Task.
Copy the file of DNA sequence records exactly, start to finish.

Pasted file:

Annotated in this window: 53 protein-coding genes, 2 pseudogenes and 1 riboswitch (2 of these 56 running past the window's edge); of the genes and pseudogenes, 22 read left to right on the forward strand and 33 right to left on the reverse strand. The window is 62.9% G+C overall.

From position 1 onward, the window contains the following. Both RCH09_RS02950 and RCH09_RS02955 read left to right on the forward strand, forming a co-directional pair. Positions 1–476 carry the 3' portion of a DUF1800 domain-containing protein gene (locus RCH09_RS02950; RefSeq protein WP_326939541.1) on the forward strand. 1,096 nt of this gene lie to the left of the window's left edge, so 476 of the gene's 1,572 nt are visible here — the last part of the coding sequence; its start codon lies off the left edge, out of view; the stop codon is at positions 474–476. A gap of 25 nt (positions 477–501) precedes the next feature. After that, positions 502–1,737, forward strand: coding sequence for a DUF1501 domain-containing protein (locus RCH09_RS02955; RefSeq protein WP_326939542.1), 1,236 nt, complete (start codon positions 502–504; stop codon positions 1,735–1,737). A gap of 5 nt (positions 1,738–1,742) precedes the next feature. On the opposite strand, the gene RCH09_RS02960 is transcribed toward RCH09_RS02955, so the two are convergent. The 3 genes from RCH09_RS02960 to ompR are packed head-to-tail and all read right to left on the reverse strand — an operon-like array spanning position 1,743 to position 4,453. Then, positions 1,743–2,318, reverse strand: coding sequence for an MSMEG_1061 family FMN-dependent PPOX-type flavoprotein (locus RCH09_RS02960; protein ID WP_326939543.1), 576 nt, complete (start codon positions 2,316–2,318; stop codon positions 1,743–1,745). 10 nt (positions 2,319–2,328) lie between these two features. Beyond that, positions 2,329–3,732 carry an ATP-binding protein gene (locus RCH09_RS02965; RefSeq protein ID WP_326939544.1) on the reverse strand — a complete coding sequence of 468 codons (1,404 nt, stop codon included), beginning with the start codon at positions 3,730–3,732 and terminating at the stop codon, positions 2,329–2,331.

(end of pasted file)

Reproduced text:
Annotated in this window: 53 protein-coding genes, 2 pseudogenes and 1 riboswitch (2 of these 56 running past the window's edge); of the genes and pseudogenes, 22 read left to right on the forward strand and 33 right to left on the reverse strand. The window is 62.9% G+C overall.

From position 1 onward, the window contains the following. Both RCH09_RS02950 and RCH09_RS02955 read left to right on the forward strand, forming a co-directional pair. Positions 1–476 carry the 3' portion of a DUF1800 domain-containing protein gene (locus RCH09_RS02950; RefSeq protein WP_326939541.1) on the forward strand. 1,096 nt of this gene lie to the left of the window's left edge, so 476 of the gene's 1,572 nt are visible here — the last part of the coding sequence; its start codon lies off the left edge, out of view; the stop codon is at positions 474–476. A gap of 25 nt (positions 477–501) precedes the next feature. After that, positions 502–1,737, forward strand: coding sequence for a DUF1501 domain-containing protein (locus RCH09_RS02955; RefSeq protein WP_326939542.1), 1,236 nt, complete (start codon positions 502–504; stop codon positions 1,735–1,737). A gap of 5 nt (positions 1,738–1,742) precedes the next feature. On the opposite strand, the gene RCH09_RS02960 is transcribed toward RCH09_RS02955, so the two are convergent. The 3 genes from RCH09_RS02960 to ompR are packed head-to-tail and all read right to left on the reverse strand — an operon-like array spanning position 1,743 to position 4,453. Then, positions 1,743–2,318, reverse strand: coding sequence for an MSMEG_1061 family FMN-dependent PPOX-type flavoprotein (locus RCH09_RS02960; protein ID WP_326939543.1), 576 nt, complete (start codon positions 2,316–2,318; stop codon positions 1,743–1,745). 10 nt (positions 2,319–2,328) lie between these two features. Beyond that, positions 2,329–3,732 carry an ATP-binding protein gene (locus RCH09_RS02965; RefSeq protein ID WP_326939544.1) on the reverse strand — a complete coding sequence of 468 codons (1,404 nt, stop codon included), beginning with the start codon at positions 3,730–3,732 and terminating at the stop codon, positions 2,329–2,331.